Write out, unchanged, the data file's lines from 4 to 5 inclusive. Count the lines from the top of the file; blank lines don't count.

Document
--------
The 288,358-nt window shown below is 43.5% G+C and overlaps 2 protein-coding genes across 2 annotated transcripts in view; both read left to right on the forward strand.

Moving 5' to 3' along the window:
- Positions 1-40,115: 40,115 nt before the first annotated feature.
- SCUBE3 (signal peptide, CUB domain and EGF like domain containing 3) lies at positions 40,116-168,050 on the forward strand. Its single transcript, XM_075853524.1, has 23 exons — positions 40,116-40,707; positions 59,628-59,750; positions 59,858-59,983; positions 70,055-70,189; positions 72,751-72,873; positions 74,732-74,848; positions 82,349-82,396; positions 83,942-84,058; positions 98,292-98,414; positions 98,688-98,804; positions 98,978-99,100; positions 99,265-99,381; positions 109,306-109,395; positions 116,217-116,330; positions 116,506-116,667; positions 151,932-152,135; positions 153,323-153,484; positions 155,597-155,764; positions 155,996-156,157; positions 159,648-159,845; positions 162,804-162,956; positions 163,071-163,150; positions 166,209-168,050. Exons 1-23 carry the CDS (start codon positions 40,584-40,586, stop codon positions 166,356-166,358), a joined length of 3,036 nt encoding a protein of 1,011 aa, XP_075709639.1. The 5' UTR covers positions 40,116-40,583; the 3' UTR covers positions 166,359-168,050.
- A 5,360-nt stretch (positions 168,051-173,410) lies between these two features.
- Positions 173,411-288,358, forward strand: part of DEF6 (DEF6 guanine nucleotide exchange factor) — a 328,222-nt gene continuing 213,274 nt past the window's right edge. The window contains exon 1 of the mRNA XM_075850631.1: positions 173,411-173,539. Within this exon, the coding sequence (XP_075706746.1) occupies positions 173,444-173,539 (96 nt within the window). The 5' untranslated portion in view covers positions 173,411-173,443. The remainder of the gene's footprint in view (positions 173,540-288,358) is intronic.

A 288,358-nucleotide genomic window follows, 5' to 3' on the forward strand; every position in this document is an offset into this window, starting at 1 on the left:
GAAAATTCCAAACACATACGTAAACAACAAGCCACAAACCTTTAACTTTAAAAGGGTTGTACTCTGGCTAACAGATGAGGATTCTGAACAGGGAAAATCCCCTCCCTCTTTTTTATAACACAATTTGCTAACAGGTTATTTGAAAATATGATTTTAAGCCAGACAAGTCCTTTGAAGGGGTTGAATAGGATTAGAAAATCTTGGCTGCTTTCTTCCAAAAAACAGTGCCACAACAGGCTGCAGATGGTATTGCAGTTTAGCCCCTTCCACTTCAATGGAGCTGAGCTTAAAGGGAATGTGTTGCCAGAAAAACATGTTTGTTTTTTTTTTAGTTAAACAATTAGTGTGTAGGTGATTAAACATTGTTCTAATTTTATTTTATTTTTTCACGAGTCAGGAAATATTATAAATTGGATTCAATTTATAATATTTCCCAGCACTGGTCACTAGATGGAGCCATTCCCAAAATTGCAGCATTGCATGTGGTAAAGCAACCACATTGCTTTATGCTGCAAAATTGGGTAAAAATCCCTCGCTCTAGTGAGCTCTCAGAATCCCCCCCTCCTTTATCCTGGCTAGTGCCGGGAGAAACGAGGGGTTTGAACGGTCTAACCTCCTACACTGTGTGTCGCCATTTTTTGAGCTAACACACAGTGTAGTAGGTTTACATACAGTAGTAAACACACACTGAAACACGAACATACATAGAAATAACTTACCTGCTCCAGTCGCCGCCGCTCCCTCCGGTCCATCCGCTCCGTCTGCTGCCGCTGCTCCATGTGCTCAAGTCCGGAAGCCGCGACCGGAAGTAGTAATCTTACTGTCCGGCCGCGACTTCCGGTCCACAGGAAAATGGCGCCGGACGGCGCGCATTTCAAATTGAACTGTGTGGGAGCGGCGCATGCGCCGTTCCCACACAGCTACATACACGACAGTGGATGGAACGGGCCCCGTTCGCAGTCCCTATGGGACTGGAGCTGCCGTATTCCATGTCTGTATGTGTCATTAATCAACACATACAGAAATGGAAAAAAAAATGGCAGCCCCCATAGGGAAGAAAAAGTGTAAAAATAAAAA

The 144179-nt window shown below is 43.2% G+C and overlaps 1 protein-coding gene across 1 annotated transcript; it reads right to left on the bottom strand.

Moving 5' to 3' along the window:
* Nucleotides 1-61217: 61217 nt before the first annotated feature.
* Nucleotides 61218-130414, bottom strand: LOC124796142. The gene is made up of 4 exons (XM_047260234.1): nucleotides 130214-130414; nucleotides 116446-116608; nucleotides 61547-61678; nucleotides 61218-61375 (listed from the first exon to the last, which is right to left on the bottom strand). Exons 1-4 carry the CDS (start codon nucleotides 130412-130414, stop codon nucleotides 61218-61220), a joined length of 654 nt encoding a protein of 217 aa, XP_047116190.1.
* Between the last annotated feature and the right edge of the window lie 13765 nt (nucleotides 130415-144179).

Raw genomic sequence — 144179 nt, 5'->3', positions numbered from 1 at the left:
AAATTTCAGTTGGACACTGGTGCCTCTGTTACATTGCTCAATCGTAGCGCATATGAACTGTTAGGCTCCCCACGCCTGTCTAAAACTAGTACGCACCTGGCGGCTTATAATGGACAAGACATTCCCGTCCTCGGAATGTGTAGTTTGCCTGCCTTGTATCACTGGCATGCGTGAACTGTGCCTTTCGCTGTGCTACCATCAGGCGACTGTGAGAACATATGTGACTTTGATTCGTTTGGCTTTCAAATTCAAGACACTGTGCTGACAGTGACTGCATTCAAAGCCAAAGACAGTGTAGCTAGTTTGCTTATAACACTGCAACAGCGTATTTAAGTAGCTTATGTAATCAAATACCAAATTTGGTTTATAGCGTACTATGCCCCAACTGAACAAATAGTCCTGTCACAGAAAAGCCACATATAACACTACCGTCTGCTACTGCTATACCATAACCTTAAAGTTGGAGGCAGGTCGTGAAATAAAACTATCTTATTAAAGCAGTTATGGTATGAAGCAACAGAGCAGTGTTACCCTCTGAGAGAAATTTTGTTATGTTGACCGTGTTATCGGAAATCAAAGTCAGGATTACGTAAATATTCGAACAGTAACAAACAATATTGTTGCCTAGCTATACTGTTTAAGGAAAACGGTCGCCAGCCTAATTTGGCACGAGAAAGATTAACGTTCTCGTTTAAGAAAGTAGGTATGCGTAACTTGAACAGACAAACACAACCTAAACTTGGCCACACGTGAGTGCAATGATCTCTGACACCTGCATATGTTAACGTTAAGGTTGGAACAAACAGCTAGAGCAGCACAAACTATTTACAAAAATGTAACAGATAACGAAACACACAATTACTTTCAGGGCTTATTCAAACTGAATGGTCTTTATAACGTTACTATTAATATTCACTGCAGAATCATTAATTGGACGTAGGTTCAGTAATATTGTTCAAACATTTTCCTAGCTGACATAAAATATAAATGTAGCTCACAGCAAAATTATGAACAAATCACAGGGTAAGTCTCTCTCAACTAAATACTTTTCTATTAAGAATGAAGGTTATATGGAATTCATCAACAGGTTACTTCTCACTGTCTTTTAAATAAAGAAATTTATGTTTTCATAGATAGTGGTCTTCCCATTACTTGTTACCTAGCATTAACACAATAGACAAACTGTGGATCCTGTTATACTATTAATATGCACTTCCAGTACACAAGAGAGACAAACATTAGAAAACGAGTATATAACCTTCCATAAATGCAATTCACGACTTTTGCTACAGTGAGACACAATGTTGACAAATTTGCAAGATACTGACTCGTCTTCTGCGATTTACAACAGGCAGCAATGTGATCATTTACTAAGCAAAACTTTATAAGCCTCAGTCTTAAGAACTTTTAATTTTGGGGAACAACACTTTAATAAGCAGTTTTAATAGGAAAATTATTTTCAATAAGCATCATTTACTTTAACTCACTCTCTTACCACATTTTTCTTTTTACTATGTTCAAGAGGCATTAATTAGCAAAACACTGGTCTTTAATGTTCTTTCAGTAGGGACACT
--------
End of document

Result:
- SCUBE3 (signal peptide, CUB domain and EGF like domain containing 3) lies at positions 40,116-168,050 on the forward strand. Its single transcript, XM_075853524.1, has 23 exons — positions 40,116-40,707; positions 59,628-59,750; positions 59,858-59,983; positions 70,055-70,189; positions 72,751-72,873; positions 74,732-74,848; positions 82,349-82,396; positions 83,942-84,058; positions 98,292-98,414; positions 98,688-98,804; positions 98,978-99,100; positions 99,265-99,381; positions 109,306-109,395; positions 116,217-116,330; positions 116,506-116,667; positions 151,932-152,135; positions 153,323-153,484; positions 155,597-155,764; positions 155,996-156,157; positions 159,648-159,845; positions 162,804-162,956; positions 163,071-163,150; positions 166,209-168,050. Exons 1-23 carry the CDS (start codon positions 40,584-40,586, stop codon positions 166,356-166,358), a joined length of 3,036 nt encoding a protein of 1,011 aa, XP_075709639.1. The 5' UTR covers positions 40,116-40,583; the 3' UTR covers positions 166,359-168,050.
- A 5,360-nt stretch (positions 168,051-173,410) lies between these two features.